Go figure

What lesson about Chico voters can we take from the local election? Well, on one hand they can rise to the occasion, overcome bias and elect a gay HIV-positive man, who also happens to be a policy wonk and the best person for the job. But then they go and make the crass decision of electing a pompous former TV personality to the school board. Electing someone like Anthony Watts, former KHSL weatherman, can only mean that in four years, if Chico is any model for the rest of the state, we’ll have Arnold Schwarzenegger as governor. What were voters thinking? Watts ran no campaign, attended no candidate forums, and yet was elected over far-more deserving candidates. Thank God he didn’t run for City Council.

Scott Gruendl, who did run for City Council and tallied more votes than Mayor Dan Herbert, on the other hand, is a hard-working, dedicated public servant who’s run for office unsuccessfully three times before. We applaud his tenacity and refusal to quit trying. Electing Gruendl and re-electing Maureen Kirk couldn’t have come at a better time. Now that progressives have control of the council, we won’t have to put up with embarrassing votes like the one that took place on election night, when the conservative council majority shrugged off the advice of city staff and the city attorney, overrode U.S. Fish and Wildlife Service policy and rewarded one of their buddies by declaring, on a 4-3 vote, that developer Tony Symmes could bulldoze over some elderberry shrubs. That majority, which is history now, didn’t take kindly to such things as the Endangered Species Act, especially when it got in the way of development. The elderberry bush provides habitat for the Valley Elderberry Longhorn Beetle, which is a federally listed species protected by the ESA. Big deal, said the council majority. Go ahead and rip those plants out, Tony. Later the same night, at the Republican campaign shindig held at the Holiday Inn, Herbert apologized for being late, complaining that he would have been there sooner if he hadn’t had to spend an hour on the elderberry beetle issue. “Today we decided to go in the face of the Fish and Wildlife Service and say, ‘Forget it.'” Guess what, Dan? The voters said the same thing about the council majority.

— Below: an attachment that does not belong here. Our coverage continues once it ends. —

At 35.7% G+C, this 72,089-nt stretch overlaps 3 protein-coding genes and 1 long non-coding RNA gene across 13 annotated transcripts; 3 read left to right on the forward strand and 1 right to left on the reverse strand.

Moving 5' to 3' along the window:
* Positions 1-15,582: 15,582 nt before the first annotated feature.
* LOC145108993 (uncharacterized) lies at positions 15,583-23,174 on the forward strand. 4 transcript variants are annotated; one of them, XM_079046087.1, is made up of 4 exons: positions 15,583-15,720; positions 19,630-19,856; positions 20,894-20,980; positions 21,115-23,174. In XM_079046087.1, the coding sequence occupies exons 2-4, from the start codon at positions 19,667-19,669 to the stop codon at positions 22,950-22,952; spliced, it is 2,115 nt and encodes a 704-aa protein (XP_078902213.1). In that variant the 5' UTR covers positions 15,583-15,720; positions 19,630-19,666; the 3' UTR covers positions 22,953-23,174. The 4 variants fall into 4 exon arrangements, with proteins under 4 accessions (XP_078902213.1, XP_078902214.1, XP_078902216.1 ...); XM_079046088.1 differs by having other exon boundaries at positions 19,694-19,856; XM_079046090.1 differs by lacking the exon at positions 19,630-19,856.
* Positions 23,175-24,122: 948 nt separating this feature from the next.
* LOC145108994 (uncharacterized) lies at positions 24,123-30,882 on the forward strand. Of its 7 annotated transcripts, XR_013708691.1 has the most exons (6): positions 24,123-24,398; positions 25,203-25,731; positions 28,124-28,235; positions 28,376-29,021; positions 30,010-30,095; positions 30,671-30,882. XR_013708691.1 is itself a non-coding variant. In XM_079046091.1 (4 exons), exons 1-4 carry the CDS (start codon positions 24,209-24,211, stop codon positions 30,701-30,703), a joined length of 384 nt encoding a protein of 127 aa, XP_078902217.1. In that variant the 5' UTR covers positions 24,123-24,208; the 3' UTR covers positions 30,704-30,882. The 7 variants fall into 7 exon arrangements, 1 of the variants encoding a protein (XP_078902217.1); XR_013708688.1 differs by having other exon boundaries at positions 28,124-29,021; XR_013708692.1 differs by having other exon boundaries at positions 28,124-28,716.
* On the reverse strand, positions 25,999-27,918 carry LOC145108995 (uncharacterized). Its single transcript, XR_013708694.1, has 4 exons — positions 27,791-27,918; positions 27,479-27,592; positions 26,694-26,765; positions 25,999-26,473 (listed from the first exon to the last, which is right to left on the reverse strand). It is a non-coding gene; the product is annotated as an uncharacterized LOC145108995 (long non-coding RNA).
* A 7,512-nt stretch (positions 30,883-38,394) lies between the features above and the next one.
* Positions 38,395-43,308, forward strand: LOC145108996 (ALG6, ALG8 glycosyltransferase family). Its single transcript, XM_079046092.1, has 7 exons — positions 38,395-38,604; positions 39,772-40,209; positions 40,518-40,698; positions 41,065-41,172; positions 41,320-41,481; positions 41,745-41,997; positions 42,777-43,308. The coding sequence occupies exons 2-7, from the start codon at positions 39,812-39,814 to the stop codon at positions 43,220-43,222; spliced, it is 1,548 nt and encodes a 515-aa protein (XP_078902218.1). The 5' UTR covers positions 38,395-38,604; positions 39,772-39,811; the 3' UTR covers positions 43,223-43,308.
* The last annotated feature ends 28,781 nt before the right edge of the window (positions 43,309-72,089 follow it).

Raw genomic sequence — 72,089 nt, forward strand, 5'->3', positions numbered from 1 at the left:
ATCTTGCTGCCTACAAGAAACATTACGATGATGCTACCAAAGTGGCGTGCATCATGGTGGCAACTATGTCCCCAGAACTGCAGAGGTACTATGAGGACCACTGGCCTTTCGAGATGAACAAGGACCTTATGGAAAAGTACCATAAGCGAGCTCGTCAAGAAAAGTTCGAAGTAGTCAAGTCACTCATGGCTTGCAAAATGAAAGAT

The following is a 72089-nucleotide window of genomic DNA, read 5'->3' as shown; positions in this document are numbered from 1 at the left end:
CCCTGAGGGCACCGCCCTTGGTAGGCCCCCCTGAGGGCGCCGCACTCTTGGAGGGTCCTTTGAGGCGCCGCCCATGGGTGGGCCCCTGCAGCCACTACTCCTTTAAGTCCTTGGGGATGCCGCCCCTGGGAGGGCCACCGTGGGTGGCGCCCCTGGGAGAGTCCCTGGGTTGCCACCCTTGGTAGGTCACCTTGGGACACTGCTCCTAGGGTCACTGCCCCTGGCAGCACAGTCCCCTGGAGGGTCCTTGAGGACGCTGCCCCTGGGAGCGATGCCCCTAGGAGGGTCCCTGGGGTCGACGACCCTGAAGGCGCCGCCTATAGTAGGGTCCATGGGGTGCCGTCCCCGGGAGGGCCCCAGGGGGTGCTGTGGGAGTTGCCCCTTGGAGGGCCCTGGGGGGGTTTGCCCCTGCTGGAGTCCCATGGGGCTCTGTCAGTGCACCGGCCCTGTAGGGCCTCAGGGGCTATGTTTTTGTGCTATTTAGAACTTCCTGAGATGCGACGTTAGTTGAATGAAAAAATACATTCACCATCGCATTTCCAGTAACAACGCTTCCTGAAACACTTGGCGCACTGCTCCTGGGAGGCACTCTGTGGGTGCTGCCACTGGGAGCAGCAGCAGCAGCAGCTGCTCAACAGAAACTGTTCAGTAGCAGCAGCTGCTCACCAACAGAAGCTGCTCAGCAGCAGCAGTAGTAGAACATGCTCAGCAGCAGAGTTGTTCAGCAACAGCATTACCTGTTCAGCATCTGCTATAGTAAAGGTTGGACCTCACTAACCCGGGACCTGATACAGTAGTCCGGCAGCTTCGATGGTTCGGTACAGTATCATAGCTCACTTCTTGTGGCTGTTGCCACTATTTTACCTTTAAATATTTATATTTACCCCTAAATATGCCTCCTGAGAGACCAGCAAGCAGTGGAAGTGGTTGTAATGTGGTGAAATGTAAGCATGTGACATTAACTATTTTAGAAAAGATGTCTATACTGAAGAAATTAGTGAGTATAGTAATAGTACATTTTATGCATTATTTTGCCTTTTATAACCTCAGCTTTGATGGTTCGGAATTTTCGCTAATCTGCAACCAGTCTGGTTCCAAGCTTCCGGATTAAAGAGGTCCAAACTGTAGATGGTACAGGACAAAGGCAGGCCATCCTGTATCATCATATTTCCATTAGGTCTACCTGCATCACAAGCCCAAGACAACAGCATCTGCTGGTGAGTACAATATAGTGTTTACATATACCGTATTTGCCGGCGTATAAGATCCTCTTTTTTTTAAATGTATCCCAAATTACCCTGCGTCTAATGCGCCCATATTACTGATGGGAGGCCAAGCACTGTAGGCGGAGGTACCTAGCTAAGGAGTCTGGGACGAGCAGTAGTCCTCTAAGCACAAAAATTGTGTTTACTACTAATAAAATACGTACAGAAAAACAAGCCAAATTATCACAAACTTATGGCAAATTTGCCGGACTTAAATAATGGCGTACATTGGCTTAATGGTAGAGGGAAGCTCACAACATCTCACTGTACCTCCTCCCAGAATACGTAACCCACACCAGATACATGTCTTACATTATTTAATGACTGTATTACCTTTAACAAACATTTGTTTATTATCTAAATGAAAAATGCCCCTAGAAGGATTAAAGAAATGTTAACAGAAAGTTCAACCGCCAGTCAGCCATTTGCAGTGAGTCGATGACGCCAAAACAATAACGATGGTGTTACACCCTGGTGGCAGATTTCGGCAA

“I’ve taken most of what’s left of my stuff to the dump; my truck is packed and ready to go. In fact, I’m leaving Wednesday morning, just as soon as I know the election results. I’ll be coming back for Friday Happy Hour and the event on Saturday, but then I’m gone, gone, gone,” Those are the words of former Chico Examiner editor and publisher Tim Bousquet, who is about to become the property of Oregon as he prepares to hightail it out of town. To hasten his departure, some local folks are holding a roast for him on Saturday, Nov. 9, beginning at 7 p.m. at Moxie’s Café and Gallery. Music will be provided by Peter Berkow, and there is a $10 suggested donation. The event will be hosted by Councilmember Dan Nguyen-Tan. Come out and help shuffle Tim off to Ashland.

A few weeks ago I ruffled some feathers, apparently, when I reported that Chico Police Chief Mike Efford was awarded a $71,000 check for severance pay. I don’t blame a guy for taking all he can grab when he leaves a job. When my father retired as chief of the Barberton, Ohio, Police Department in 1981, he too came under some criticism in the press for taking all his vacation time before announcing he was stepping down. The city officials felt like he’d left them in a lurch. “I’m doing this for purely selfish reasons,” he told The Barberton Herald reporter. “My attorney has advised me to grow a beard and move out of town,” he added.

Here is a photo of me giving Rep. Wally Herger some last-minute campaign advice. It worked.